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dc.contributor.advisorFraser, Josie
dc.contributor.advisorBritland, Stephen T.
dc.contributor.authorAl-Shehri, M.A.S.*
dc.date.accessioned2017-12-08T12:25:05Z
dc.date.available2017-12-08T12:25:05Z
dc.date.issued2017-12-08
dc.identifier.urihttp://hdl.handle.net/10454/14131
dc.description.abstractTo prove the post-natal depression model, the antidepressant sertraline, was assessed in rat mothers (n=14) divided into Prenatally Stressed (PS) and Non-Stressed (NS) groups. The data failed to support the hypothesis that ‘the progeny of 10mg of sertraline-treated PS mothers displayed less anxiety than the progeny of vehicle-treated PS mothers’. The forced swim test (FST) was used to examine depressive-like behaviour in mice. Barley successfully increased mobility in mice exposed to the FST. Barley was antidepressant at low doses (0.8g/kg and upwards) if used subchronic; and at high doses(6.4g/kg and 12.8g/kg) if used acutely;(n=113,56acute,57 subchronic- treated). Barley (6.4g/kg) was also able to alleviate the depressive-behaviour in mice induced by the Reserpine Test (n=114, 58 reserpinised, 56 non-reserpinised) and Social ‘Defeat’ Test (n=24, 8 vehicle undefeated, 8 barley defeated, 8 vehicle defeated mice). To confirm that the anti-depressant effects of barley(6.4g/kg) were not simply due to increased locomotor activity in the FST, an Open Field Test(OFT) was undertaken (n=14,7 vehicle, 7 barley). Barley had no effect on locomotor activity and also caused no significant changes in weight (n=16, 8vehicle, 8 barley). In mice,Barley(6.4g/kg) significantly delayed the tremorogenic effects of Physostigmine (n=18, 6 control,6 Physostigmine, 6 Physostigmine with barley); reduced bradykinesia induced by reserpine (n=18,6 control, 6 vehicle, 6 barley treated);and was analgesic in nociception tests (n =20, 5 control, 5 barley, 5 pain, 5 pain with barley). Overall, barley was seen to have many useful properties, though its effect in PND remains to be assessed.en_US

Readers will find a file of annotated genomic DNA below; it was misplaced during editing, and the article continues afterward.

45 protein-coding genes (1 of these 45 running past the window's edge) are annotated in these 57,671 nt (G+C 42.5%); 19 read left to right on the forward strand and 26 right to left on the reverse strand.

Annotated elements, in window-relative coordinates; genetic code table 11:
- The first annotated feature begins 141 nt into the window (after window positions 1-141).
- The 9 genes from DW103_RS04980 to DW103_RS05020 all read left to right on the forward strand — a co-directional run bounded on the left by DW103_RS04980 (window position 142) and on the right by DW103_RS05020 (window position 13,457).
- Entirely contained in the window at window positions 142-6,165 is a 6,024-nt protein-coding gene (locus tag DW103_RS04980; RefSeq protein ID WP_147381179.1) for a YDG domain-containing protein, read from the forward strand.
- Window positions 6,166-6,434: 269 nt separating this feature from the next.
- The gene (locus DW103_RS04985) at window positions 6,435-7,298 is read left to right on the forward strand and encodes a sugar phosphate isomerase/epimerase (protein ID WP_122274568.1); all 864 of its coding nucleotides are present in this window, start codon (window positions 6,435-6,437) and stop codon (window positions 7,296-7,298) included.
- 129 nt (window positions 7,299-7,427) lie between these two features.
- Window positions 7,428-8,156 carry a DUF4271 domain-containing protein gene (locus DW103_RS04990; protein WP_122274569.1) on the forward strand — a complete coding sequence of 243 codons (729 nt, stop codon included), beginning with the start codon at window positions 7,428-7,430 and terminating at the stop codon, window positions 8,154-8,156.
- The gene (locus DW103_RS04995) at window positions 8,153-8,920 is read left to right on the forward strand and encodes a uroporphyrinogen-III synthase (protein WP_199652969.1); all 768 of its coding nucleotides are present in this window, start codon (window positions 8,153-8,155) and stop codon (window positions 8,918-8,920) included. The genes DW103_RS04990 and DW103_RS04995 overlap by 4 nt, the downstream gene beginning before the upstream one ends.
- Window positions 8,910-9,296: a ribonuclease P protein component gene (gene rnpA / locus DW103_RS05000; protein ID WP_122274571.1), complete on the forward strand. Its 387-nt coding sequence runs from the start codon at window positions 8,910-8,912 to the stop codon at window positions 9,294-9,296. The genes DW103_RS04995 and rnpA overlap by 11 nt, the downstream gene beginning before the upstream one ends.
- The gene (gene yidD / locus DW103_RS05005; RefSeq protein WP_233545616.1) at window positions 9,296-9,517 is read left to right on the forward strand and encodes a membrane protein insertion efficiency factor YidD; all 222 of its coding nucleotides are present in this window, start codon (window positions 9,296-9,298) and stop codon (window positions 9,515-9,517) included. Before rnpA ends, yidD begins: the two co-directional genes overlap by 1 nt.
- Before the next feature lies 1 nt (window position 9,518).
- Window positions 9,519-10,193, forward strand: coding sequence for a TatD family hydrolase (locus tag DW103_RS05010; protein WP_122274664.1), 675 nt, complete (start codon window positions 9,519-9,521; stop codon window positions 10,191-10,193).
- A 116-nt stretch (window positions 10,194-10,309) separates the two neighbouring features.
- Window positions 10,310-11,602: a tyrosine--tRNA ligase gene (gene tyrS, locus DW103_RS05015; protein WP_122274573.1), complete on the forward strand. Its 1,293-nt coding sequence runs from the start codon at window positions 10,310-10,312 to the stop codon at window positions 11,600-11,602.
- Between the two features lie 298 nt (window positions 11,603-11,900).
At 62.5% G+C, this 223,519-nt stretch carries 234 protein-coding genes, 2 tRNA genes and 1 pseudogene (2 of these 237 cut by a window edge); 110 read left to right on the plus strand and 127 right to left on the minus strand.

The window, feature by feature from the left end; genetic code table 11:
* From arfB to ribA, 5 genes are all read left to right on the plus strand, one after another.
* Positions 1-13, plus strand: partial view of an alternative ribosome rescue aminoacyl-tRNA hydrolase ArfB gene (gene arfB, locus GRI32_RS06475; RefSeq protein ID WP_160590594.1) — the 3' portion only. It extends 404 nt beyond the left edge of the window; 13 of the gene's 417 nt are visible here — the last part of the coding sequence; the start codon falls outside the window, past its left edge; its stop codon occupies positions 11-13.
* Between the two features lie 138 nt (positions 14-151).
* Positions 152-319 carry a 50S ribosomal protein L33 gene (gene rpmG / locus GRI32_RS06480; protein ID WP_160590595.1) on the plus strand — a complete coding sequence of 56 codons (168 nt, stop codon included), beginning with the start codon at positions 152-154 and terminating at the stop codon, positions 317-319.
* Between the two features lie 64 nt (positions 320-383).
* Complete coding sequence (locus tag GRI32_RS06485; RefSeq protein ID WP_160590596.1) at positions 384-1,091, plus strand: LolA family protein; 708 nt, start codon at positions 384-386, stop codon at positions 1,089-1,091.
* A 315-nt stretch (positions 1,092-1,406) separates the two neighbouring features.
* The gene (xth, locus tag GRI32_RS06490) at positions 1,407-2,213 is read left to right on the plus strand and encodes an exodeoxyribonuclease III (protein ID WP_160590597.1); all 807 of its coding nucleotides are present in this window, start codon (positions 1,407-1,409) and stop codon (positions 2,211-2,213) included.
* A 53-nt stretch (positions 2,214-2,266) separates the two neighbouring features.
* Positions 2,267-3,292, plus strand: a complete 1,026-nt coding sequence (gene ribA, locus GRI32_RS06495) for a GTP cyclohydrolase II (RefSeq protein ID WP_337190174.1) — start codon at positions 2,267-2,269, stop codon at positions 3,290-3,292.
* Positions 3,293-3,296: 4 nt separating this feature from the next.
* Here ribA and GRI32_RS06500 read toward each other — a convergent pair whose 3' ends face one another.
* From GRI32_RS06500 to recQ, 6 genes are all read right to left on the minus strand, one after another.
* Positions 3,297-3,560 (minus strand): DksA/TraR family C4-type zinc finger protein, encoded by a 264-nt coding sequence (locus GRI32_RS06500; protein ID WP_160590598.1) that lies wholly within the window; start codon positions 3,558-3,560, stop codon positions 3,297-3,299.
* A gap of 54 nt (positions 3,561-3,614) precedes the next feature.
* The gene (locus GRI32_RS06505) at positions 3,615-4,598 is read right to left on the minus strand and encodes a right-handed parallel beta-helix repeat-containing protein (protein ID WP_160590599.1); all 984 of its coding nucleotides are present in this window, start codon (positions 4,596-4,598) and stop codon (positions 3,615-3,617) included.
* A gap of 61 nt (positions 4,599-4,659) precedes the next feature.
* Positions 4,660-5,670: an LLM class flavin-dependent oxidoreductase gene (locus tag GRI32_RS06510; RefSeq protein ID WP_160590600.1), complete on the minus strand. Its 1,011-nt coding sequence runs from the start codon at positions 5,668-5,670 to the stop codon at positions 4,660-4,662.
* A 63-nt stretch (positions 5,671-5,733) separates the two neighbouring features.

dc.description.sponsorshipSaudi Cultural Bureau in London; Medical Services Department of the Ministry of Interior in Riyadh, Saudi Arabia.en_US
dc.language.isoenen_US
dc.subjectBarley; Hordeum Vulgare; Effects; Reserpine; Sertraline; Stress; Depression; Pain; Anxietyen_US
dc.titleAnalysis of the behavioural effects of barley and sertraline in two in-vivo models of stress.Anti-depressant and anti-nociceptive effects of barley in mice and sertraline effects on anxiety in the offspring of prenatally-stressed ratsen_US
dc.type.qualificationleveldoctoralen_US
dc.publisher.institutionUniversity of Bradfordeng
dc.publisher.departmentSchool of Life Sciencesen_US
dc.typeThesiseng
dc.type.qualificationnamePhDen_US
dc.date.awarded2015
dc.description.publicnotesThe full text of this thesis is embargoed indefinitely.en


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